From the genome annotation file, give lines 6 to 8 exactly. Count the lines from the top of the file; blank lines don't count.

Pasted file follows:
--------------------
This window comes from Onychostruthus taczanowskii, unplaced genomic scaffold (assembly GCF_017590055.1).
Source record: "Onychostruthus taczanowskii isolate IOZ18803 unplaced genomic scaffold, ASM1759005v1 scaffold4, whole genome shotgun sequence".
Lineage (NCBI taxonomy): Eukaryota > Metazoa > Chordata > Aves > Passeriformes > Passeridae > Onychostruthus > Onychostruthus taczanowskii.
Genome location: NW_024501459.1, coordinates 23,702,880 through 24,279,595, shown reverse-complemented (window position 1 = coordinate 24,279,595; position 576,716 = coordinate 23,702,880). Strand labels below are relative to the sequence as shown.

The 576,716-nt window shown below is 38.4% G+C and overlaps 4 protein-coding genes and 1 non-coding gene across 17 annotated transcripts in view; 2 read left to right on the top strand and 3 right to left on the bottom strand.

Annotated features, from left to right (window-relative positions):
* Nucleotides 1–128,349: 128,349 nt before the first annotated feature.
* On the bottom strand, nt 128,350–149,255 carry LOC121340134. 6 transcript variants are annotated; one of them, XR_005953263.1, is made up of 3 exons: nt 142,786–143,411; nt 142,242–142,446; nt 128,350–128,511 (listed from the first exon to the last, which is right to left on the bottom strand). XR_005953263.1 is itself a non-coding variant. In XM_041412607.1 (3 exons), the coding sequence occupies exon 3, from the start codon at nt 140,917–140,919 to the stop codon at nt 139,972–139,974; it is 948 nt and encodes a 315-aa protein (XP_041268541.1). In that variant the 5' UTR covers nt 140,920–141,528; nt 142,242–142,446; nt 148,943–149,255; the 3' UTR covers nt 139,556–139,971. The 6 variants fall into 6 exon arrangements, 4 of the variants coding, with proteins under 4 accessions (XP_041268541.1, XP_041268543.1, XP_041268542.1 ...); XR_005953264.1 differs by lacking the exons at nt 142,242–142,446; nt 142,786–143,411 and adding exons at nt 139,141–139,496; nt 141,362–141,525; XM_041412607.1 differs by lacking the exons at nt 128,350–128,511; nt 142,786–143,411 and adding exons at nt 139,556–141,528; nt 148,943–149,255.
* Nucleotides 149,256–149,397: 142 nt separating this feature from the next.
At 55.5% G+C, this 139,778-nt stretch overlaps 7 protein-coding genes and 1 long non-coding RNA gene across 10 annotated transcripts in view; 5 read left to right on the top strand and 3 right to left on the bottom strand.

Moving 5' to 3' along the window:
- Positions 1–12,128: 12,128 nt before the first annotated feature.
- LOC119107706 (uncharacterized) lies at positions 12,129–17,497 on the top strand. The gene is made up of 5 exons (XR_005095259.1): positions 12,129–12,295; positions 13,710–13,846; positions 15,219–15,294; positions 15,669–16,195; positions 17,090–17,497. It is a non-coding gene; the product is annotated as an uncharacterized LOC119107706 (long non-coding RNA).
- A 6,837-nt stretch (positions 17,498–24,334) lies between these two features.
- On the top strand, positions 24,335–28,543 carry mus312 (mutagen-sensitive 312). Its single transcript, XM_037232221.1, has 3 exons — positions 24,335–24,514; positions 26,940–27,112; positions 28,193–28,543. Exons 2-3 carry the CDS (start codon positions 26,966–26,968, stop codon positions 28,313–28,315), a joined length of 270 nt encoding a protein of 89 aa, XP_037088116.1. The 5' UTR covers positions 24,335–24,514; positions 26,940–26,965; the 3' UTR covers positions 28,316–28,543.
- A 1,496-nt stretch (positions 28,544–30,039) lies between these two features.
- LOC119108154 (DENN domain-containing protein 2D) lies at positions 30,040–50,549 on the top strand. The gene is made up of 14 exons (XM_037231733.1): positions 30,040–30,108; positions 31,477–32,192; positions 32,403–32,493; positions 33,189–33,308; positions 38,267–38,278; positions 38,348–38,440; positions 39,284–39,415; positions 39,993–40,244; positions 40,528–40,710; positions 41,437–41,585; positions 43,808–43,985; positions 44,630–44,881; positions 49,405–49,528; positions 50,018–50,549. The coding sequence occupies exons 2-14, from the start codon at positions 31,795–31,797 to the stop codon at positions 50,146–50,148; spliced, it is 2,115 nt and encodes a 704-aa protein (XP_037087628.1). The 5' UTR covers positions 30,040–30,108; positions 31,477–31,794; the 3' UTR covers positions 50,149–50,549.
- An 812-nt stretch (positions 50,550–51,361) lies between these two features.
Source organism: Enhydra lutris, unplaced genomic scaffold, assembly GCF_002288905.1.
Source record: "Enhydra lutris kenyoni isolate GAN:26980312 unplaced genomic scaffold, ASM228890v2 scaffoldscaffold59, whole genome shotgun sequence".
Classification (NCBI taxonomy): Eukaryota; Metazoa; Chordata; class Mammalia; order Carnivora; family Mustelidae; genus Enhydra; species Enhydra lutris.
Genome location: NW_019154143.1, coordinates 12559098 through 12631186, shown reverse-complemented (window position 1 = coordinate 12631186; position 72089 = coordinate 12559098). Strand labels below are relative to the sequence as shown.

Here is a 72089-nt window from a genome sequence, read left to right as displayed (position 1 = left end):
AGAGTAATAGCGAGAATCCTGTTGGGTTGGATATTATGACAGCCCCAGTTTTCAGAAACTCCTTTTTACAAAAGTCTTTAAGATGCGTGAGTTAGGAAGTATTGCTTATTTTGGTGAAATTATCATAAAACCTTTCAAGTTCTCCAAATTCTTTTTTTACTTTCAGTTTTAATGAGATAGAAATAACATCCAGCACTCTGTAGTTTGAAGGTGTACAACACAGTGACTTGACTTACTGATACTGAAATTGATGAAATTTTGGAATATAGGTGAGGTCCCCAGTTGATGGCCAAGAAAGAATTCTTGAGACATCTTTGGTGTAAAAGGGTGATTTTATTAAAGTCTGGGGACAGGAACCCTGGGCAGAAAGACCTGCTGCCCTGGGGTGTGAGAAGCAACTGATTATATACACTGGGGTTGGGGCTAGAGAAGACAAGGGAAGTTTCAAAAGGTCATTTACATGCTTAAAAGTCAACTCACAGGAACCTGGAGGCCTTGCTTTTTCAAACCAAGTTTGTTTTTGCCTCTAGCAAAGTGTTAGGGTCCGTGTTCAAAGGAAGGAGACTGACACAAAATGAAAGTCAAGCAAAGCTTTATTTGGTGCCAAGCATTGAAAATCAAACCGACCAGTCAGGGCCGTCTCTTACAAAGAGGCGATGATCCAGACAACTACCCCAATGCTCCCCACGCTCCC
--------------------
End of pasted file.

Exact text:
Annotated features, from left to right (window-relative positions):
* Nucleotides 1–128,349: 128,349 nt before the first annotated feature.
* On the bottom strand, nt 128,350–149,255 carry LOC121340134. 6 transcript variants are annotated; one of them, XR_005953263.1, is made up of 3 exons: nt 142,786–143,411; nt 142,242–142,446; nt 128,350–128,511 (listed from the first exon to the last, which is right to left on the bottom strand). XR_005953263.1 is itself a non-coding variant. In XM_041412607.1 (3 exons), the coding sequence occupies exon 3, from the start codon at nt 140,917–140,919 to the stop codon at nt 139,972–139,974; it is 948 nt and encodes a 315-aa protein (XP_041268541.1). In that variant the 5' UTR covers nt 140,920–141,528; nt 142,242–142,446; nt 148,943–149,255; the 3' UTR covers nt 139,556–139,971. The 6 variants fall into 6 exon arrangements, 4 of the variants coding, with proteins under 4 accessions (XP_041268541.1, XP_041268543.1, XP_041268542.1 ...); XR_005953264.1 differs by lacking the exons at nt 142,242–142,446; nt 142,786–143,411 and adding exons at nt 139,141–139,496; nt 141,362–141,525; XM_041412607.1 differs by lacking the exons at nt 128,350–128,511; nt 142,786–143,411 and adding exons at nt 139,556–141,528; nt 148,943–149,255.